They seem to be popping up all over, "queer" guys who will tell straight women how to maximize their assets and minimize their flaws, mix and match cosmetics, where to shop, and how to throw the best dinner party, and -- Enough! Like I said, pass me a barf bag.
Of course the "fab" gay boys have a right to do their thing and carry on in their own stereotypical style. If only they weren't considered "typical" gays. If only straights -- and even many gays -- didn't think that "being fabulous" was the only way to be "gay." If only the bear and leather communities, the butcher guys, or at least gay guys who were different (not so "fabulous" but great in their own way) from the stereotype got a little more visibility in the media. I don't think even bears realize how fuckin' huge the bear community is.
Look, I'm not a super-butch Charles Bronson and I'm more of a city boy at home with a martini or at the concert hall than a back-packing, camping type, but I think most gay men have more of a purpose in life than advising women -- or anyone -- on their hair (of course, being bald, this is really not an issue for me). If only the gay community could be seen in its full diversity now that we're in the 21st century, for crying out loud.
I'm not against "fabulous" gay guys, believe me. Ironically, just the other night I was sitting at my favorite butch gay bar feeling -- and this was really odd -- bored out of my mind. I looked around and had the oddest sensation that I was not in a gay bar in the West Village but in a straight bar out in Brooklyn. There were no willowy young queens in sight, but rather middle-aged, often paunchy [not that there's anything wrong in that!] macho guys who looked for all the world as if they had just come out for a beer to get away from the wife and kids (of course, there are a lot of men with wives and kids who are also gay, but that's another story) and were busy watching sports on the TV. I almost longed for a big campy drag queen to walk in the door and shake things up. I later realized I was only temporarily "bored" because on either side of me were guys, clearly on dates or with their lovers, who I sensed were not really open to outside conversation (I'm rarely bored in a bar because I'm friendly with everyone). Everyone in the fuckin' bar seemed to have a lover (how dare they?) What was a poor guy who wanted to cruise to do? (Luckily a whole pack of single guys came in a little while later and I was bored no longer.)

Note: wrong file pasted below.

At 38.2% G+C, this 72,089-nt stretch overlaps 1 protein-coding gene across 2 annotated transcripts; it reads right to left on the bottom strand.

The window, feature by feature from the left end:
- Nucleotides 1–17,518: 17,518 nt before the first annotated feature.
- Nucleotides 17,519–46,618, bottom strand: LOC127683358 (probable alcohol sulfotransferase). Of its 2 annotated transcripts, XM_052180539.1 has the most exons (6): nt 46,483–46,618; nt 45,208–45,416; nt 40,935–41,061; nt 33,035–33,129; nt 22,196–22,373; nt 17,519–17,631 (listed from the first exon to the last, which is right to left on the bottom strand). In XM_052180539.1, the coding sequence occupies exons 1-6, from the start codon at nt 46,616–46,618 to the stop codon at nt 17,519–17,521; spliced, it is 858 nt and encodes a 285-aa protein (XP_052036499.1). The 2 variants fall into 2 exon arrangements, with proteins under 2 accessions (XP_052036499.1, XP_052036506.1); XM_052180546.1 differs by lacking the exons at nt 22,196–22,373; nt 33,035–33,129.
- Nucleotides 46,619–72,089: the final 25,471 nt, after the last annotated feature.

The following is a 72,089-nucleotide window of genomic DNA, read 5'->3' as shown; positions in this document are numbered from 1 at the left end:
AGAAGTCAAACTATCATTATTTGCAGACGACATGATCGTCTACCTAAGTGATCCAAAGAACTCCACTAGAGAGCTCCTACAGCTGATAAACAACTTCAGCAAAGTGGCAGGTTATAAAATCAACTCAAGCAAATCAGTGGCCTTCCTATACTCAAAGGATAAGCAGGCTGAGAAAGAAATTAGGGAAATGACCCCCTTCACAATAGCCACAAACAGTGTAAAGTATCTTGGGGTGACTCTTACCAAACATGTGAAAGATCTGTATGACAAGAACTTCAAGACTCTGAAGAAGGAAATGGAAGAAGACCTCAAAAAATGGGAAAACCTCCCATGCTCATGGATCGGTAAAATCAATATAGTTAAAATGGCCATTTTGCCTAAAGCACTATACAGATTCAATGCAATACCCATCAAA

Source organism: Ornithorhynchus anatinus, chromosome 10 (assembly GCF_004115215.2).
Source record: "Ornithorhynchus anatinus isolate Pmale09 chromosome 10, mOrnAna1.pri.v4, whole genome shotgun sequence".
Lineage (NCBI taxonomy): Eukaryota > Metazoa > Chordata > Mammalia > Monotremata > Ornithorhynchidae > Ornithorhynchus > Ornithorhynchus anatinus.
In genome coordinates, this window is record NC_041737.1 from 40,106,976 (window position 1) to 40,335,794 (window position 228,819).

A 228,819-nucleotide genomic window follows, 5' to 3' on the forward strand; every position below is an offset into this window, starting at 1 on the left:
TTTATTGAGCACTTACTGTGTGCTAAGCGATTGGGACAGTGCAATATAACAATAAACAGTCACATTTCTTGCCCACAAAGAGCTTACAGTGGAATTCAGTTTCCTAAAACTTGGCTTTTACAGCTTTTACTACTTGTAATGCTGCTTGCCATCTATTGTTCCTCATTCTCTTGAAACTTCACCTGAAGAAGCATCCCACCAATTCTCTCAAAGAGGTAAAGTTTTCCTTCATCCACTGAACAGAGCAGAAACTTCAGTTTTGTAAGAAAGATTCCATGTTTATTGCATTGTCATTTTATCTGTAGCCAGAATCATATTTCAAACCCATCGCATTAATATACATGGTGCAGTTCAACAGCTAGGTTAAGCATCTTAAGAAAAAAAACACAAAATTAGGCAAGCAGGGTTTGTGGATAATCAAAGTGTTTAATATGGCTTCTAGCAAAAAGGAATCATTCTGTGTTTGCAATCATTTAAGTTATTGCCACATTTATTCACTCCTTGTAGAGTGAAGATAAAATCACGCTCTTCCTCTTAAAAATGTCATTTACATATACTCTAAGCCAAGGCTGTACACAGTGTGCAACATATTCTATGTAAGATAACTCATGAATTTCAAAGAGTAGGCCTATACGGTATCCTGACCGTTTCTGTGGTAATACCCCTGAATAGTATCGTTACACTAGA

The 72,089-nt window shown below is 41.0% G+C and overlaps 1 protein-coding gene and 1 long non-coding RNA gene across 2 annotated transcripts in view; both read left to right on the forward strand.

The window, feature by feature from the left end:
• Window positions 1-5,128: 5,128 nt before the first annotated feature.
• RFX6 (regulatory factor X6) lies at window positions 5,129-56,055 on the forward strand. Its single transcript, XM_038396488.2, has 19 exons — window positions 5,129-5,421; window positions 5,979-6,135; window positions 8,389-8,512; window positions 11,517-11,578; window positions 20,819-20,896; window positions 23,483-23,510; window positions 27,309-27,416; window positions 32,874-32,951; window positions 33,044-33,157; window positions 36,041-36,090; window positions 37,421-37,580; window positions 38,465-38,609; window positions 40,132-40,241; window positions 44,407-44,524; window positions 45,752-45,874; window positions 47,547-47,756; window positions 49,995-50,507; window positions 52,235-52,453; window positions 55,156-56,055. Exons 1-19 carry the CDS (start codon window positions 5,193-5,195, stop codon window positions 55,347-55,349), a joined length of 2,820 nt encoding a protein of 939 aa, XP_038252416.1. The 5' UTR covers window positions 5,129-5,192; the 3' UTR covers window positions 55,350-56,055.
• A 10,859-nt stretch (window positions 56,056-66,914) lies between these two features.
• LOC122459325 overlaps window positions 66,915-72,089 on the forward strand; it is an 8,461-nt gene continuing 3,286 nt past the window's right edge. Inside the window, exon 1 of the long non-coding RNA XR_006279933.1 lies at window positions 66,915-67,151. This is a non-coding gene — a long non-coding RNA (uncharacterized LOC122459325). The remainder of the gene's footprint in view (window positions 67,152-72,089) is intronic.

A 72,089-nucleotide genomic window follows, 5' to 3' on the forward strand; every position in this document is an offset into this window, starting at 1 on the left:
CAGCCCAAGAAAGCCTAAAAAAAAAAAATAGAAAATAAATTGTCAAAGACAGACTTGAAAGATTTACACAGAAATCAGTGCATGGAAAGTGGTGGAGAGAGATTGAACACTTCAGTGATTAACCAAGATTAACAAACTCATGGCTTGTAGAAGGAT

Of course, the fact that it felt like a "straight" bar for a time is just the point. The world -- and even members of the gay community itself -- should know that gay men like this exist, and while some can seem as comparatively dull (not to be "heterophobic") as some straight guys, many are a hell of a lot of fun, even if they'd no sooner don a dress or give hair advice than order a syrupy drink with a cherry in it. They're "average" guys only in the sense that they don't have an "outrageous" or campy component -- and what's wrong with that?
Butch or femme, we're all gay brothers, and all discriminated against by a homophobic society, which is why we should all get along, regardless of our personal styles.
But please -- enough with the gay man as straight woman's "accessory."
Many of these advice gurus are big on personal style. I say, if a person's style is to be a slob, leave them be. They tell everyone how to dress and wear their hair, but they sure as hell wouldn't like it if someone told them to tone down their act or put on something a little more masculine or just a bit different.